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The 134,000-square-foot Gilcrease Museum — an amalgam of five buildings cobbled together on a hillside west of downtown over the past 74 years — is coming down, city and museum officials said. Stephen Pingry/Tulsa World

The city’s decision to build a new, smaller Gilcrease Museum, rather than renovate and add to the existing structure, was based on two related facts: the building is in bad shape, and rebuilding it to today’s museum standards would cost much more than the city has to spend.

How much more? About $17 million, according to an analysis of the structure done by SmithGroup, the lead architect on the project.

Jame Anderson, cultural practice director with SmithGroup, said the discussion changed from renovation to new construction once the firm’s analysis of existing conditions was completed.

The analysis, she stressed, showed severe problems.

“Originally, the interpretive master plan, they weren’t planning to renovate every single space in the building. But when we conducted our analysis, because of the building envelope, or the facade, because every door and window needed removal and replacement, because all mechanical systems needed replacement, there were some structural issues and so forth and so on,” Anderson said.

“Because the list was so large, eventually, in order to have an up-to-code, museum-quality environment, we were essentially going to have to touch all phases.”

To have done that — plus add 10,000 square feet to the existing 134,000-square-foot structure — would have created a budget problem, she said. The city has $83.6 million, including $10 million in private funding, to spend on the project.

So the decision was made to look at what could be done to develop the project in a way that met the museum’s top priorities while staying within the city’s budget.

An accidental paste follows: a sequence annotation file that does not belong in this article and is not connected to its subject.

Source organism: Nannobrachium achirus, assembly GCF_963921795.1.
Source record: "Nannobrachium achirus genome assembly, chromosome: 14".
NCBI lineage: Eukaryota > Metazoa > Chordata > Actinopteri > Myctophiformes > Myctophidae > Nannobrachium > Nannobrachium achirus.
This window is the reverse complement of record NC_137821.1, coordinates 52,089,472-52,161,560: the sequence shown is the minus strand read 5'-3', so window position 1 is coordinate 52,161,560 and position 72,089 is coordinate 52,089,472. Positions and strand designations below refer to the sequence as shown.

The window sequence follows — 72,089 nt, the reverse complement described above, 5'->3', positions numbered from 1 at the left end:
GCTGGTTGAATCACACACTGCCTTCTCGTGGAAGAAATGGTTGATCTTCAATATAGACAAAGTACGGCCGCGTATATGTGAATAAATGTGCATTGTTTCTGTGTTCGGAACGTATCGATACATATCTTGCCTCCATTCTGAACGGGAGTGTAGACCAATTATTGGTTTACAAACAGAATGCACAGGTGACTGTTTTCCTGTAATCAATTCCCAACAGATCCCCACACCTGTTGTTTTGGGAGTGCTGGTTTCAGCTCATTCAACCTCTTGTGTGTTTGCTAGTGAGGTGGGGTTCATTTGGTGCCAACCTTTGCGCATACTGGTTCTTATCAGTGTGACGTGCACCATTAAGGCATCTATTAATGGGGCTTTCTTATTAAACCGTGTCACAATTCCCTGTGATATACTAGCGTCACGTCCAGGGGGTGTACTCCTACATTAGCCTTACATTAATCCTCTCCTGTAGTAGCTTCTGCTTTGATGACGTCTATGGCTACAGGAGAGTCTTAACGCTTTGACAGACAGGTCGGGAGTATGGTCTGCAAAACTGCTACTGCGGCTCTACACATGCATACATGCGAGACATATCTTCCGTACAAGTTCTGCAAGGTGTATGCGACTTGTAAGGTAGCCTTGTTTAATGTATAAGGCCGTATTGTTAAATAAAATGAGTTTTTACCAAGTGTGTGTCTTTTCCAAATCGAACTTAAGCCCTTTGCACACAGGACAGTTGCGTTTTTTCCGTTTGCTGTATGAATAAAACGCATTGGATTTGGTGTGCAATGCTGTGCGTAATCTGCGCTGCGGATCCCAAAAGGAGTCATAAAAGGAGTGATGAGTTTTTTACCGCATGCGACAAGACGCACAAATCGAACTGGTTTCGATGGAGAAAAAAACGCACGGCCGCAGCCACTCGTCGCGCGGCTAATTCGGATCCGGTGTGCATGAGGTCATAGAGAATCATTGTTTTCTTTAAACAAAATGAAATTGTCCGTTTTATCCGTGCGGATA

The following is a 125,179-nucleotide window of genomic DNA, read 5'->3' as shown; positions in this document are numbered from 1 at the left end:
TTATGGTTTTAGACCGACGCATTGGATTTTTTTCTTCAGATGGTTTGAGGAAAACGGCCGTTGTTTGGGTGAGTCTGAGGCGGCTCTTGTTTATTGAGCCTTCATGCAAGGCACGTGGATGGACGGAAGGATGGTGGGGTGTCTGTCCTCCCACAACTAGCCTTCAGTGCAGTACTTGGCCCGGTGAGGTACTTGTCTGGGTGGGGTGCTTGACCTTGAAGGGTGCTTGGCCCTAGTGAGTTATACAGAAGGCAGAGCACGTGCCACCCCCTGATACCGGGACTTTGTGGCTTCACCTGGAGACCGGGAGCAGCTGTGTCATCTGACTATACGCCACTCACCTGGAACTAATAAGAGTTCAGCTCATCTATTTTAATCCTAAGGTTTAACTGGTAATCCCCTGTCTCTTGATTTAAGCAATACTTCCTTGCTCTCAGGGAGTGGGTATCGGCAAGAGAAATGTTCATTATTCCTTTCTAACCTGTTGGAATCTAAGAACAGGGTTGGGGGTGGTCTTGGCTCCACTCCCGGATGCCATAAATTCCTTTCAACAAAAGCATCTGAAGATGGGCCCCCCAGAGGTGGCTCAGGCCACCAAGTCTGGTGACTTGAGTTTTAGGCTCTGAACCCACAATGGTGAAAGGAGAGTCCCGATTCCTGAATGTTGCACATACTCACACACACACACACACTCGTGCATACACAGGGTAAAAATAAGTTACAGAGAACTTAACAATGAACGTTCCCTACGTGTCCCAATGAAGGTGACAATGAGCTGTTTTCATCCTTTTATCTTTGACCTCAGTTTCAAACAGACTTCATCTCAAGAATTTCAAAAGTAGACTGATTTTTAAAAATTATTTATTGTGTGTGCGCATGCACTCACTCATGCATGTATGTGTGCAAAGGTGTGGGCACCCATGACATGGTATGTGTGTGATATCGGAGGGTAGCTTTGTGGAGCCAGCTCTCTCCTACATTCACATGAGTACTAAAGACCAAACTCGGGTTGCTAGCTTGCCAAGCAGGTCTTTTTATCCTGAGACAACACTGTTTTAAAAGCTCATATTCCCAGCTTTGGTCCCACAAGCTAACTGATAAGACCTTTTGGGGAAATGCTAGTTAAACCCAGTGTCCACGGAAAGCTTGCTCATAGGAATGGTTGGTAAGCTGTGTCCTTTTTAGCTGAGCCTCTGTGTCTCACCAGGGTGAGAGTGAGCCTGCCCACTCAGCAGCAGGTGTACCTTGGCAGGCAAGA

Those priorities are increasing gallery space and preserving the collection.

“That deals with the way that story is told in the interpretive galleries, and it deals with the collection spaces, so the care of the collection,” Anderson said. ”… Then everything above that bar is, basically, it’s flexible, and we can work to make sure we are hitting the museum’s and the city’s square footages.”

The new 89,000-square-foot museum won’t be able to accommodate Gilcrease’s “100% wish list,” Anderson acknowledged, but should set it up for the next 50 years by providing flexible spaces and room for growth.

“We can’t build something that then can’t change. Exhibits that you see on Day 1 are not going to be the same exhibits that exist 15 to 20 years from now,” she said.

A critical consideration in SmithGroup’s analysis was that the project is funded primarily with public dollars.

“So we want the constituents in Tulsa to feel like when they go to the Gilcrease again they can see where this money was spent and that the museum has transformed,” she said. “That is the story that is being displayed and the way that the artifacts are displayed, but it’s also that the museum has a new life to it.”

Another important consideration going forward, Anderson said, is to ensure that the new museum is built in such a way as to take advantage of its beautiful surroundings in the Osage County hills.

“It is amazing. It really is amazing. … Such a place of respite,” she said.

Tulsa voters approved $65 million to renovate and expand the museum as part of the 2016 Vision Tulsa sales tax package.

Gilcrease also has $8.6 million in Improve Our Tulsa funding set aside for the project, as well as a $10 million donation from the A.R. and Marylouise Tandy Foundation.

The mayor’s Gilcrease Museum Vision Task Force voted unanimously last month to recommend building a new museum.

The final say went to Mayor G.T. Bynum, who sits on the task force.

The project is expected to take four years to design, engineer and construct.


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Gallery: Original Bob Dylan lyric manuscripts at Gilcrease Museum

Kevin Canfield

918-645-5452

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@tulsaworld.com

Twitter: @aWorldofKC

Staff Writer

Kevin Canfield has covered local government in Tulsa for nearly two decades. He also has reported on downtown development, zoning and community planning.

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